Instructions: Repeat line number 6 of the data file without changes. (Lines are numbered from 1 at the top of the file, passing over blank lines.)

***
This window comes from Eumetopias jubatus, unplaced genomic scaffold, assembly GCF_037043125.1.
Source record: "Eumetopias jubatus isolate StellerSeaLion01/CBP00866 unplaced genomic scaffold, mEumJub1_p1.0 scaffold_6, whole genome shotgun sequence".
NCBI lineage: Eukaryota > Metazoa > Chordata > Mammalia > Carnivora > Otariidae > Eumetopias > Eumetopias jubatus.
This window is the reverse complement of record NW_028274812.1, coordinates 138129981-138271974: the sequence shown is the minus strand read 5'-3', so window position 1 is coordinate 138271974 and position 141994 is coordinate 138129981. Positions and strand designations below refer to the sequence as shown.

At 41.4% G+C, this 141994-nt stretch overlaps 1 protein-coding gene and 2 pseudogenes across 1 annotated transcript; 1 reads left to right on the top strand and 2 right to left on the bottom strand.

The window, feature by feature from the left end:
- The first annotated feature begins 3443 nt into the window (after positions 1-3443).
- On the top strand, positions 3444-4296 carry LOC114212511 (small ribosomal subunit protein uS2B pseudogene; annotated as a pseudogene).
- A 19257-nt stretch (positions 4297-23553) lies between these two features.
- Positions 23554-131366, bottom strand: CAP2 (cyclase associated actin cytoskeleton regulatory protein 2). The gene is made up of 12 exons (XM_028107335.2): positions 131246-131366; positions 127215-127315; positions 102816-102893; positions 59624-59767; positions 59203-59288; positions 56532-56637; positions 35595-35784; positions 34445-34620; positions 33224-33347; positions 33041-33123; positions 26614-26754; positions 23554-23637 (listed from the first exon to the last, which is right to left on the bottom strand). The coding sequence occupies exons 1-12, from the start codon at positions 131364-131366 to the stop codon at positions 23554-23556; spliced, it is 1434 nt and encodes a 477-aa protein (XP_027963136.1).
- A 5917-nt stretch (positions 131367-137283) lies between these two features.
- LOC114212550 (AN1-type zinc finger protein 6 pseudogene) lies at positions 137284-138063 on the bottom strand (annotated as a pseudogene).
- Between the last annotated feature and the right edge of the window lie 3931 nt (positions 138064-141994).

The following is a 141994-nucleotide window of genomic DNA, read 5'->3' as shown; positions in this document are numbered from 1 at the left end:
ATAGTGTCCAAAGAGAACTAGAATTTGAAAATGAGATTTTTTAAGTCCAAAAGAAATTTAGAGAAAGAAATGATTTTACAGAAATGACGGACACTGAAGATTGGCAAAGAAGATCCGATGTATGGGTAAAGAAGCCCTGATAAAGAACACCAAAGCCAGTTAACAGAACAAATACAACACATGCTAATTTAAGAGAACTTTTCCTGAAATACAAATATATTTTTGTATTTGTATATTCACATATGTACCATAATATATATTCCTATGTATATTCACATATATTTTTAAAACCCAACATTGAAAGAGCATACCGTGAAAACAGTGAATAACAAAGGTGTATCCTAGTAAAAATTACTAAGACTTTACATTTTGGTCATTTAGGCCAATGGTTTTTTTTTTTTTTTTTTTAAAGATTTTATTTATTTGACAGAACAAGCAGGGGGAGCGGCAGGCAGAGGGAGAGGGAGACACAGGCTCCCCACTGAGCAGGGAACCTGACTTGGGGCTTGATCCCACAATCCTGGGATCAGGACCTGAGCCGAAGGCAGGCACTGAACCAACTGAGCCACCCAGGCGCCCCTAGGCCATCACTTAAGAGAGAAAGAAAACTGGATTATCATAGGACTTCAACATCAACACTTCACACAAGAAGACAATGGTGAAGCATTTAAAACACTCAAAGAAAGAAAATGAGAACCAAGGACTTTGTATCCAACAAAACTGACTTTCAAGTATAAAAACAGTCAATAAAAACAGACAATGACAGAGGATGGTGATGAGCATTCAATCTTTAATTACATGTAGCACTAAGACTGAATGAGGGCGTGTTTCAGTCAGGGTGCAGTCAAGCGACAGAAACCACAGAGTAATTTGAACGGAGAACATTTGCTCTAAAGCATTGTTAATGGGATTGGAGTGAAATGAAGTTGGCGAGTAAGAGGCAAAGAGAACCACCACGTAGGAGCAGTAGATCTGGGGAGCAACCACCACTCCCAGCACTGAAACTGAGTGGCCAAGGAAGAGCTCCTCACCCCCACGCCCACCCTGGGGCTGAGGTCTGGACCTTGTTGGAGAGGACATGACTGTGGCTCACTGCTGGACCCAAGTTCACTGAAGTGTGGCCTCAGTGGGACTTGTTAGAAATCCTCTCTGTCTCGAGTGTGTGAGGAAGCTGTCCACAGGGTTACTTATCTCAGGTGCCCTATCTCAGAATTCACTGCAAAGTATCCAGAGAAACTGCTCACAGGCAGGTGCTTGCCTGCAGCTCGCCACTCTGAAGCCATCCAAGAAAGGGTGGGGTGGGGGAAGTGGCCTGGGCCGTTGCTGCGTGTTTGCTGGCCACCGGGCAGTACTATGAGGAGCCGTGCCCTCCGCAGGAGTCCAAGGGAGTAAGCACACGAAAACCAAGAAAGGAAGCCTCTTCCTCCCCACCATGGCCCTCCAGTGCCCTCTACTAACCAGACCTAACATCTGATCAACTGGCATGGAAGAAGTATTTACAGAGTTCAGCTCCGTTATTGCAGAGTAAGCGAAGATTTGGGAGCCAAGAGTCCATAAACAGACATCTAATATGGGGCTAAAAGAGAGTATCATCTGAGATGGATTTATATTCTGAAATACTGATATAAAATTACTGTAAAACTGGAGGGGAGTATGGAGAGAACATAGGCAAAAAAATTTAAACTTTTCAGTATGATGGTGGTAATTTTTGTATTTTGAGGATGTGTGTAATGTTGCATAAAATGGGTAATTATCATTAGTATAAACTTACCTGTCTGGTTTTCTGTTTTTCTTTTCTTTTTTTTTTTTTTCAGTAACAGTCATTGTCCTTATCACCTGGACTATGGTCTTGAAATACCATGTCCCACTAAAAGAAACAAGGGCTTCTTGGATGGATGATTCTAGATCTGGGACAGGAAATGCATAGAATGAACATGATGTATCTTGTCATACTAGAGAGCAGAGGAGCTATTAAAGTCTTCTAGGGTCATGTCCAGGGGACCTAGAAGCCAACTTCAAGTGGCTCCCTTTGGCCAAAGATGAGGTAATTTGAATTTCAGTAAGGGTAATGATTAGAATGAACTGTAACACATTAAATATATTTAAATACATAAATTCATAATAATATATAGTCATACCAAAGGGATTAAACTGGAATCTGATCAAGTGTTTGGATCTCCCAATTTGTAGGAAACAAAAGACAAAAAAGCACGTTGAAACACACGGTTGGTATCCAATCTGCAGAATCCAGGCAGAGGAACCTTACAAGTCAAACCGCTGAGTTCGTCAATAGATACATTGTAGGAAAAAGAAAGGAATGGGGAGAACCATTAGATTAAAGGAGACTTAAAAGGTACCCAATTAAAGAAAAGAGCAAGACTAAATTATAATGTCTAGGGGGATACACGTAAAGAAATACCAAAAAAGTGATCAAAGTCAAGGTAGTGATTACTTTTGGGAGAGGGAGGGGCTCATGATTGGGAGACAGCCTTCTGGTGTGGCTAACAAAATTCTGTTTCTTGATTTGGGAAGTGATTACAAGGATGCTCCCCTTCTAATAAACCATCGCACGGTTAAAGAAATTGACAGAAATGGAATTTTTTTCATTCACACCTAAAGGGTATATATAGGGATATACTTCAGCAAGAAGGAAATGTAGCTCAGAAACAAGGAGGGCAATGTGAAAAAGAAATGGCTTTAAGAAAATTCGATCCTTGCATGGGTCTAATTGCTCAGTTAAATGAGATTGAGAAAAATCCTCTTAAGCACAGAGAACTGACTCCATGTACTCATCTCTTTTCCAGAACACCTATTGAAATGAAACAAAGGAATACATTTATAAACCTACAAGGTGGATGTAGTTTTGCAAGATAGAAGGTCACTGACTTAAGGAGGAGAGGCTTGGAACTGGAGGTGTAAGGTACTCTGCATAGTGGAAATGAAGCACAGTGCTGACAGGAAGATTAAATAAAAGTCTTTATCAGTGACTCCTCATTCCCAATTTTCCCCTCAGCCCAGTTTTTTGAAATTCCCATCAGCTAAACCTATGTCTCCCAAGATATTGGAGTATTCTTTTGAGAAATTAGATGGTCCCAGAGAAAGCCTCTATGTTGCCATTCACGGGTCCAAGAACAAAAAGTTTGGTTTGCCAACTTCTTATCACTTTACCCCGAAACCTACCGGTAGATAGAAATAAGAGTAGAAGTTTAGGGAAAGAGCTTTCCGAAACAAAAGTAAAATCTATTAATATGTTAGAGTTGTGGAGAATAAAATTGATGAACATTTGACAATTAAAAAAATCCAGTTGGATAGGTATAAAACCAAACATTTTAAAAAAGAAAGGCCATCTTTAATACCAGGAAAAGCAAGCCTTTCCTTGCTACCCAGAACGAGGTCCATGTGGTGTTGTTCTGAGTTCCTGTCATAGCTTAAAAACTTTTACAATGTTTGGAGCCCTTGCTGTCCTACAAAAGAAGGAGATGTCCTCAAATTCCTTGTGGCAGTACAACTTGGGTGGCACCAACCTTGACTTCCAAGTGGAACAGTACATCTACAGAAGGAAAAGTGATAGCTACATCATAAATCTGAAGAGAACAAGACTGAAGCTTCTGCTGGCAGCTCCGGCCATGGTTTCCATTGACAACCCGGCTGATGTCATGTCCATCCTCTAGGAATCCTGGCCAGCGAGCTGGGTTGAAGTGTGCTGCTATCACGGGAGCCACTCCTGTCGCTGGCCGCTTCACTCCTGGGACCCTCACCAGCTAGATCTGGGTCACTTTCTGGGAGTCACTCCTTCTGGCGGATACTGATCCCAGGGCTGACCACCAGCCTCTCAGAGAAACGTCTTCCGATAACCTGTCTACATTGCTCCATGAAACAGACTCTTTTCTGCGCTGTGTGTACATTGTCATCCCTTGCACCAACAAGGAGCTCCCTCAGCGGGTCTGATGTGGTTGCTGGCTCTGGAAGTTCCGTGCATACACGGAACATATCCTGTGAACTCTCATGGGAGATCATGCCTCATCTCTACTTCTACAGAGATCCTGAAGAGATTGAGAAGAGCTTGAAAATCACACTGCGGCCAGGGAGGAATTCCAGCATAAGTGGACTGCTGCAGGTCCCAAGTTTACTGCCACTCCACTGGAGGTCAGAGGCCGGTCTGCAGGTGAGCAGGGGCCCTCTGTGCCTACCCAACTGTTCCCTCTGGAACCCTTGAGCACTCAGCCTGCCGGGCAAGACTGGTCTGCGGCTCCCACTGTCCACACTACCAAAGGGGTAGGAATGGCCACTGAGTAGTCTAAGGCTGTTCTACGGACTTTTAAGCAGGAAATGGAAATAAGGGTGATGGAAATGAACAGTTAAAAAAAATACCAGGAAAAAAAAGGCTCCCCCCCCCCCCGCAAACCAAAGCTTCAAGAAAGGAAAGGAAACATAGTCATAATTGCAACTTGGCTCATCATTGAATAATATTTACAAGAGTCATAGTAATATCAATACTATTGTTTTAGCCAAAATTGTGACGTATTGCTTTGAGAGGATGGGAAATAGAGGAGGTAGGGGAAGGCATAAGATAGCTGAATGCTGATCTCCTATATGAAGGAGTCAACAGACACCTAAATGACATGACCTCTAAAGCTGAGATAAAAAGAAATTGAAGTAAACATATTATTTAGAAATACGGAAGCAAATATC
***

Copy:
The window, feature by feature from the left end: